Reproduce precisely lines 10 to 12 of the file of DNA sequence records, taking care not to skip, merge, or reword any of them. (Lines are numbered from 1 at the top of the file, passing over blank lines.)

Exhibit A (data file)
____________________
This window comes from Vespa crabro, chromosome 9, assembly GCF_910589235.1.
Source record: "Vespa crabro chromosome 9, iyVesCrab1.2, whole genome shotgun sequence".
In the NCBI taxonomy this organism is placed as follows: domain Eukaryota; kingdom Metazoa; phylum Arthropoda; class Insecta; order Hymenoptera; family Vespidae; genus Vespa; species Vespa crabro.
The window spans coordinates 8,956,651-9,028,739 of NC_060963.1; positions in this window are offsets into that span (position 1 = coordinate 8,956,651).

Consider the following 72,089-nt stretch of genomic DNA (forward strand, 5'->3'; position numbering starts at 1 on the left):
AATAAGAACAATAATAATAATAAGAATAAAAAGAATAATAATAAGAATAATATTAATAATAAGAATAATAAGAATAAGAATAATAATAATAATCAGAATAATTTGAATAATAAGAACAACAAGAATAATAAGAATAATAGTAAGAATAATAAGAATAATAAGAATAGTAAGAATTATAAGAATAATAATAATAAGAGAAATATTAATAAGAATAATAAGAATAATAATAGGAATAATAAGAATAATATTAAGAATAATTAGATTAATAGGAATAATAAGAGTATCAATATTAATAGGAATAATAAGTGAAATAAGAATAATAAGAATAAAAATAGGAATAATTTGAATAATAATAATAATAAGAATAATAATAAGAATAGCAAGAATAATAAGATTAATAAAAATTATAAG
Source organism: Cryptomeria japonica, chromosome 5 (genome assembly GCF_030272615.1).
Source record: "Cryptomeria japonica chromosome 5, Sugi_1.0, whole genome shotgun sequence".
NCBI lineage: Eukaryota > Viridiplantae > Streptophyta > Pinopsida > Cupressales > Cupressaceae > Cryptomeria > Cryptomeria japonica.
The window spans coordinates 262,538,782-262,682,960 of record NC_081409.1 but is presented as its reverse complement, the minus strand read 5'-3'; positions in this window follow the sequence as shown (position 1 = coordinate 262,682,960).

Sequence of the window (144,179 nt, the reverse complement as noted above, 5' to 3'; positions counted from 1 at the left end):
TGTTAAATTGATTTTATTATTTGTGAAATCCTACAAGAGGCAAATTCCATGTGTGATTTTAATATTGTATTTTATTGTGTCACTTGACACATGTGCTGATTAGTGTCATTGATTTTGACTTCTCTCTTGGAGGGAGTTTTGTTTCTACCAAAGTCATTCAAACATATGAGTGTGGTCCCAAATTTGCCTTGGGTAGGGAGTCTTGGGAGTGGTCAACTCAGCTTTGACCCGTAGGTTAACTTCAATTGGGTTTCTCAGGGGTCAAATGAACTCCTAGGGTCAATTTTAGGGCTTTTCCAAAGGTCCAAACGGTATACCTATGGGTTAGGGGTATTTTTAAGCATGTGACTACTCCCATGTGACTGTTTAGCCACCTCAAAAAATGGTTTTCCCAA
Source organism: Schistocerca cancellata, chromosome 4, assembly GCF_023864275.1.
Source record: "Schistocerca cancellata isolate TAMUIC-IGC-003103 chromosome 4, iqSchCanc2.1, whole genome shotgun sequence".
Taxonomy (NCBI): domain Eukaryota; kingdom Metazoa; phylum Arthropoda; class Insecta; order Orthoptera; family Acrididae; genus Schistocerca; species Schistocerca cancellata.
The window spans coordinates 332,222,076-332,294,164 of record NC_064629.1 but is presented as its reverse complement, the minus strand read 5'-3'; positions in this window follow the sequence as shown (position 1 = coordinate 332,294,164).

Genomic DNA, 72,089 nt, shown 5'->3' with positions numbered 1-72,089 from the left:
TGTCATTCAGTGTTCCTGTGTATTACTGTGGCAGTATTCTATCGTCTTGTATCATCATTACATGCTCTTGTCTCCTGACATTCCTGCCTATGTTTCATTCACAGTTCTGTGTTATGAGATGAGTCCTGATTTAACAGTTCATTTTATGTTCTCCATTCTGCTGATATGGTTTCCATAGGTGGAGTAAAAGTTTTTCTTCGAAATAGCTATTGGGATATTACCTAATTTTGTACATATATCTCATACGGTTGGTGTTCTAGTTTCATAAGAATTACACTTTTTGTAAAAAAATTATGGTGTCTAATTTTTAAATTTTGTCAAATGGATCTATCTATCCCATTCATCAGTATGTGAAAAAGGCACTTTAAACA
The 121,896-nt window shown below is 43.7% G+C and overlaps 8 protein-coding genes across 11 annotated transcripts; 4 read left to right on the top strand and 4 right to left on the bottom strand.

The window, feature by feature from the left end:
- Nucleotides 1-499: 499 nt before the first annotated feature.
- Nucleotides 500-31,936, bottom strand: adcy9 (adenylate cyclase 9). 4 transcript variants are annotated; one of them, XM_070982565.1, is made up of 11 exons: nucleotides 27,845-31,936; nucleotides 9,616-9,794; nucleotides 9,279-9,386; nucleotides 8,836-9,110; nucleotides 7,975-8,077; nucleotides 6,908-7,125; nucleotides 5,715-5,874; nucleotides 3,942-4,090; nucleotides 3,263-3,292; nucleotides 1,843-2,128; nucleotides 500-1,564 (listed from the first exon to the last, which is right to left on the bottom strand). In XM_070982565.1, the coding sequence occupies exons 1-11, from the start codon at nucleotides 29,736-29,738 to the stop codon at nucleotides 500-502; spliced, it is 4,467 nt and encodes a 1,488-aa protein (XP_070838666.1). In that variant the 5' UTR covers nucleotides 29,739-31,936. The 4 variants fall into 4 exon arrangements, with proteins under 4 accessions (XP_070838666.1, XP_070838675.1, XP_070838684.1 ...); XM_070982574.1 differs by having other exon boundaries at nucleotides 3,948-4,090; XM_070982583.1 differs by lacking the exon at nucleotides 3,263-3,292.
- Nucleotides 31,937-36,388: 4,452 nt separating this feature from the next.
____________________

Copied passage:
The window spans coordinates 262,538,782-262,682,960 of record NC_081409.1 but is presented as its reverse complement, the minus strand read 5'-3'; positions in this window follow the sequence as shown (position 1 = coordinate 262,682,960).

Sequence of the window (144,179 nt, the reverse complement as noted above, 5' to 3'; positions counted from 1 at the left end):
TGTTAAATTGATTTTATTATTTGTGAAATCCTACAAGAGGCAAATTCCATGTGTGATTTTAATATTGTATTTTATTGTGTCACTTGACACATGTGCTGATTAGTGTCATTGATTTTGACTTCTCTCTTGGAGGGAGTTTTGTTTCTACCAAAGTCATTCAAACATATGAGTGTGGTCCCAAATTTGCCTTGGGTAGGGAGTCTTGGGAGTGGTCAACTCAGCTTTGACCCGTAGGTTAACTTCAATTGGGTTTCTCAGGGGTCAAATGAACTCCTAGGGTCAATTTTAGGGCTTTTCCAAAGGTCCAAACGGTATACCTATGGGTTAGGGGTATTTTTAAGCATGTGACTACTCCCATGTGACTGTTTAGCCACCTCAAAAAATGGTTTTCCCAA